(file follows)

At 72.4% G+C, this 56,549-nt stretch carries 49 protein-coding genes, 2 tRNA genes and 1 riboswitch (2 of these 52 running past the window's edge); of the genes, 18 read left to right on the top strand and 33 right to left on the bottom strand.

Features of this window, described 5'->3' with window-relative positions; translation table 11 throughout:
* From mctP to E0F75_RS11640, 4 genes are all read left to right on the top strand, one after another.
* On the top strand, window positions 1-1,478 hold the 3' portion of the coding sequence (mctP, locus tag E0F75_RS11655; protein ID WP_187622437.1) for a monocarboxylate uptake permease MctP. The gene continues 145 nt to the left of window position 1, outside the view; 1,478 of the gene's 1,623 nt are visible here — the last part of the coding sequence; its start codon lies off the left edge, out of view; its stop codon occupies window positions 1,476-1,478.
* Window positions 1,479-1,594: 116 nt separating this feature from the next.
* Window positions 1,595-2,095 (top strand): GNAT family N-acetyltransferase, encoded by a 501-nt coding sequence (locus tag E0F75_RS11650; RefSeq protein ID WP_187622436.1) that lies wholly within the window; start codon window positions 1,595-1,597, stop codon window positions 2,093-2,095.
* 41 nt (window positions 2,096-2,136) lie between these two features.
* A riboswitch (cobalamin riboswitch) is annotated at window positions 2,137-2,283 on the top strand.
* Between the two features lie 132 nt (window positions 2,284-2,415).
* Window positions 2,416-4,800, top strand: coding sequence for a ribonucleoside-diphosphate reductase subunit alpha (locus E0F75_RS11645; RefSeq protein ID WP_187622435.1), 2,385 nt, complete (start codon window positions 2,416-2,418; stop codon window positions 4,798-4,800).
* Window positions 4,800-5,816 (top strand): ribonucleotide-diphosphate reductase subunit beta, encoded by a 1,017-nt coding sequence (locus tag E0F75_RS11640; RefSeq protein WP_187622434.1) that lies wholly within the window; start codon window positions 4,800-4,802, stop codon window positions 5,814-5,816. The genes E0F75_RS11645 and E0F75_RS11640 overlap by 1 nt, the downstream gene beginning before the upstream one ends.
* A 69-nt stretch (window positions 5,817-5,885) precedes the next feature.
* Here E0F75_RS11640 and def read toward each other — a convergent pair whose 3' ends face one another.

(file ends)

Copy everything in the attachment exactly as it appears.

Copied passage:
At 72.4% G+C, this 56,549-nt stretch carries 49 protein-coding genes, 2 tRNA genes and 1 riboswitch (2 of these 52 running past the window's edge); of the genes, 18 read left to right on the top strand and 33 right to left on the bottom strand.

Features of this window, described 5'->3' with window-relative positions; translation table 11 throughout:
* From mctP to E0F75_RS11640, 4 genes are all read left to right on the top strand, one after another.
* On the top strand, window positions 1-1,478 hold the 3' portion of the coding sequence (mctP, locus tag E0F75_RS11655; protein ID WP_187622437.1) for a monocarboxylate uptake permease MctP. The gene continues 145 nt to the left of window position 1, outside the view; 1,478 of the gene's 1,623 nt are visible here — the last part of the coding sequence; its start codon lies off the left edge, out of view; its stop codon occupies window positions 1,476-1,478.
* Window positions 1,479-1,594: 116 nt separating this feature from the next.
* Window positions 1,595-2,095 (top strand): GNAT family N-acetyltransferase, encoded by a 501-nt coding sequence (locus tag E0F75_RS11650; RefSeq protein ID WP_187622436.1) that lies wholly within the window; start codon window positions 1,595-1,597, stop codon window positions 2,093-2,095.
* 41 nt (window positions 2,096-2,136) lie between these two features.
* A riboswitch (cobalamin riboswitch) is annotated at window positions 2,137-2,283 on the top strand.
* Between the two features lie 132 nt (window positions 2,284-2,415).
* Window positions 2,416-4,800, top strand: coding sequence for a ribonucleoside-diphosphate reductase subunit alpha (locus E0F75_RS11645; RefSeq protein ID WP_187622435.1), 2,385 nt, complete (start codon window positions 2,416-2,418; stop codon window positions 4,798-4,800).
* Window positions 4,800-5,816 (top strand): ribonucleotide-diphosphate reductase subunit beta, encoded by a 1,017-nt coding sequence (locus tag E0F75_RS11640; RefSeq protein WP_187622434.1) that lies wholly within the window; start codon window positions 4,800-4,802, stop codon window positions 5,814-5,816. The genes E0F75_RS11645 and E0F75_RS11640 overlap by 1 nt, the downstream gene beginning before the upstream one ends.
* A 69-nt stretch (window positions 5,817-5,885) precedes the next feature.
* Here E0F75_RS11640 and def read toward each other — a convergent pair whose 3' ends face one another.